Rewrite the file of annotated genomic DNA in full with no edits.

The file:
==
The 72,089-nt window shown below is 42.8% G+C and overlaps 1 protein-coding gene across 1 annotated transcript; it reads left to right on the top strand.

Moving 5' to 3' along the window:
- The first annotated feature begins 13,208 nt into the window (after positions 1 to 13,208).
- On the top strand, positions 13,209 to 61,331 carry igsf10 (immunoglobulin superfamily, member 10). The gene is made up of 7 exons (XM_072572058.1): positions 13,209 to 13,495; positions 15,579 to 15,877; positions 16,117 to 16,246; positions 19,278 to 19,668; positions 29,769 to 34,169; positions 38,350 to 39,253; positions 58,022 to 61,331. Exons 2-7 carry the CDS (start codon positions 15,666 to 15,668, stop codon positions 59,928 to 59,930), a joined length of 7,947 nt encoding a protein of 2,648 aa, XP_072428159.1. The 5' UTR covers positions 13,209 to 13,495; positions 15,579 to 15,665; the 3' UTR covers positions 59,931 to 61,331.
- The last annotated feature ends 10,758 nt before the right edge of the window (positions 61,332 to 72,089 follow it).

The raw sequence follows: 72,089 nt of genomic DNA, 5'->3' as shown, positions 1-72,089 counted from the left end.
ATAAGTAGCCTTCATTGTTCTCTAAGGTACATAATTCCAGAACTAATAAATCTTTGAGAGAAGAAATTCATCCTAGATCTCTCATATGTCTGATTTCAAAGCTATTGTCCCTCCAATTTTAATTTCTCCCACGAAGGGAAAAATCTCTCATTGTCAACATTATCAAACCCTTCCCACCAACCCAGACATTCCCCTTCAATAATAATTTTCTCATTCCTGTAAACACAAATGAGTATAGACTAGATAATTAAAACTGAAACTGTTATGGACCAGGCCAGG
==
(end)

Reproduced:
The 72,089-nt window shown below is 42.8% G+C and overlaps 1 protein-coding gene across 1 annotated transcript; it reads left to right on the top strand.

Moving 5' to 3' along the window:
- The first annotated feature begins 13,208 nt into the window (after positions 1 to 13,208).
- On the top strand, positions 13,209 to 61,331 carry igsf10 (immunoglobulin superfamily, member 10). The gene is made up of 7 exons (XM_072572058.1): positions 13,209 to 13,495; positions 15,579 to 15,877; positions 16,117 to 16,246; positions 19,278 to 19,668; positions 29,769 to 34,169; positions 38,350 to 39,253; positions 58,022 to 61,331. Exons 2-7 carry the CDS (start codon positions 15,666 to 15,668, stop codon positions 59,928 to 59,930), a joined length of 7,947 nt encoding a protein of 2,648 aa, XP_072428159.1. The 5' UTR covers positions 13,209 to 13,495; positions 15,579 to 15,665; the 3' UTR covers positions 59,931 to 61,331.
- The last annotated feature ends 10,758 nt before the right edge of the window (positions 61,332 to 72,089 follow it).

The raw sequence follows: 72,089 nt of genomic DNA, 5'->3' as shown, positions 1-72,089 counted from the left end.
ATAAGTAGCCTTCATTGTTCTCTAAGGTACATAATTCCAGAACTAATAAATCTTTGAGAGAAGAAATTCATCCTAGATCTCTCATATGTCTGATTTCAAAGCTATTGTCCCTCCAATTTTAATTTCTCCCACGAAGGGAAAAATCTCTCATTGTCAACATTATCAAACCCTTCCCACCAACCCAGACATTCCCCTTCAATAATAATTTTCTCATTCCTGTAAACACAAATGAGTATAGACTAGATAATTAAAACTGAAACTGTTATGGACCAGGCCAGG